Cryptocurrency Mining Tariff Approved in New York (1)

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Gerald B. Silverman Albany, N.Y. Staff Correspondent Ryan C. Tuck Washington Deputy News Director

By Gerald B. Silverman

Cryptocurrency miners will face a new tariff on the electricity they buy from certain New York municipal power companies beginning March 23 under a ruling by the state Public Service Commission.

The commission granted permission for 36 upstate municipal power companies to impose the extra charge on companies that have a maximum electric demand exceeding 300 kilowatt hours.

The move comes just days after the City of Plattsburgh, N.Y., home of two Bitcoin mining companies, approved an 18-month moratorium on cryptocurrency mining to preserve its electricity.

The move to impose higher electric costs and limits on cryptocurrency could be part of a trend among local governments that see little economic benefit from the companies, said Shone Anstey, president and co-founder of Blockchain Intelligence Group, a cryptocurrency analytics company.

He told Bloomberg Tax that mining companies provide relatively less tax revenue and employ relatively fewer employees when compared with other companies consuming so much energy.

“Each municipality needs to make up their minds if they want it or not,” he said. “It’s okay if they don’t. Some municipalities have tons of power.”

Anstey said mining companies are likely to move to areas where there is cheaper electricity, like Alberta, Canada. He said the electric power is like a security mechanism for the cryptocurrency network.

“If you’re going to attack the Bitcoin network, you have to have more power than a small country,” he said.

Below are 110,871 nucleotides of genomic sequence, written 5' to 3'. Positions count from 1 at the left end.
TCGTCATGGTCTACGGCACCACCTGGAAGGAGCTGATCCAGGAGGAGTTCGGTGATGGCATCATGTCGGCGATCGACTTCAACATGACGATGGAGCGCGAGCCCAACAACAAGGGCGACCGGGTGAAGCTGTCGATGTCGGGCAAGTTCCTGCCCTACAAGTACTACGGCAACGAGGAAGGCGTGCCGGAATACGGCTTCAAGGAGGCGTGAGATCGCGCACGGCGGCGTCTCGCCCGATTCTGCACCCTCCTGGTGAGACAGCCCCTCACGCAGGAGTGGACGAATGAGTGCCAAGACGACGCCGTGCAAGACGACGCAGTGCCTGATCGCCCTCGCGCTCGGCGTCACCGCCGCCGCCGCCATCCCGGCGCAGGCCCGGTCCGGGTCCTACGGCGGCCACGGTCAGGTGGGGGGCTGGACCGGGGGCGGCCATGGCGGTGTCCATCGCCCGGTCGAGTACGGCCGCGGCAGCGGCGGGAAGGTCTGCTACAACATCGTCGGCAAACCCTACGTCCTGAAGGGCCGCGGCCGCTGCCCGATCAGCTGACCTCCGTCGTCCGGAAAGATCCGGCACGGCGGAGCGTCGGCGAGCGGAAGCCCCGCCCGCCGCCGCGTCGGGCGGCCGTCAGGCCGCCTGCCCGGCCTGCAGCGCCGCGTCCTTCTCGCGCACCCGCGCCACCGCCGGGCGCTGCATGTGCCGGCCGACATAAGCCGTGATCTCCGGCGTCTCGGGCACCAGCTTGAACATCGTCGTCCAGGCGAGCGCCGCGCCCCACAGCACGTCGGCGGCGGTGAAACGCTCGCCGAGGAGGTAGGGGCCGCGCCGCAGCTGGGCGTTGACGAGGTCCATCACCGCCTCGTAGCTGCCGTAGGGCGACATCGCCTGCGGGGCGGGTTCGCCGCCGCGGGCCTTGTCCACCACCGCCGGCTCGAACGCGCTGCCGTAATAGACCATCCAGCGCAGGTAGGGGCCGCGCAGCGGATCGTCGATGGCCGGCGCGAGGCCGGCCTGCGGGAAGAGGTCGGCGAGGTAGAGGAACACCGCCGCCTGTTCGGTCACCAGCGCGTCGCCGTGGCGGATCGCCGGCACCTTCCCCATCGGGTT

One Third of Power

Mining is a process by which individuals or groups get paid in cryptocurrency to run complex mathematical equations on high-powered computers in order to confirm the validity of transactions.

Municipal power companies who are members of the New York Municipal Power Authority petitioned the state to allow the tariffs because they said miners were using too much of the low-cost electricity that they provide to customers.

In some cases, a single mining company can account for one-third of the entire load for a municipal electric company, according to the commission.

“We must ensure business customers pay an appropriate price for the electricity they use,” John B. Rhodes, chairman of the commission, said in a March 15 statement.“This is especially true in small communities with finite amounts of low-cost power available,” he said. “If we hadn’t acted, existing residential and commercial customers in upstate communities served by a municipal power authority would see sharp increases in their utility bills.”

‘Happy to Pay Fair Share’

David Bowman, founder and CEO of Plattsburgh BTC LLC, said he supports the commission ruling.

“People chose Plattsburgh to mine because of the cheap electric, but also the cold climate and college too,” he told Bloomberg Tax. “Nobody came in trying to increase rates for citizens living in the towns they mine in.”

He said “miners are happy to pay their fair share to make sure ratepayers aren’t subsidizing their operations.”

To contact the reporter on this story: Gerald B. Silverman in Albany, N.Y., at

To contact the editor responsible for this story: Ryan C. Tuck at

For More Information

Text of the commission's ruling is at

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